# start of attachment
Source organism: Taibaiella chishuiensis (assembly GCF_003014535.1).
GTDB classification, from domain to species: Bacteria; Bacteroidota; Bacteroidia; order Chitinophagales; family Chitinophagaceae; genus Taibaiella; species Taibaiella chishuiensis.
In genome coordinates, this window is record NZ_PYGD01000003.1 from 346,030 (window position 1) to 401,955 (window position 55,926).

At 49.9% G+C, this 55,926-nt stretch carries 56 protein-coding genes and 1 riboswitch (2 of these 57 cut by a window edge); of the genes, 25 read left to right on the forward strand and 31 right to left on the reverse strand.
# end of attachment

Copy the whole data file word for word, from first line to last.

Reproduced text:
Source organism: Taibaiella chishuiensis (assembly GCF_003014535.1).
GTDB classification, from domain to species: Bacteria; Bacteroidota; Bacteroidia; order Chitinophagales; family Chitinophagaceae; genus Taibaiella; species Taibaiella chishuiensis.
In genome coordinates, this window is record NZ_PYGD01000003.1 from 346,030 (window position 1) to 401,955 (window position 55,926).

At 49.9% G+C, this 55,926-nt stretch carries 56 protein-coding genes and 1 riboswitch (2 of these 57 cut by a window edge); of the genes, 25 read left to right on the forward strand and 31 right to left on the reverse strand.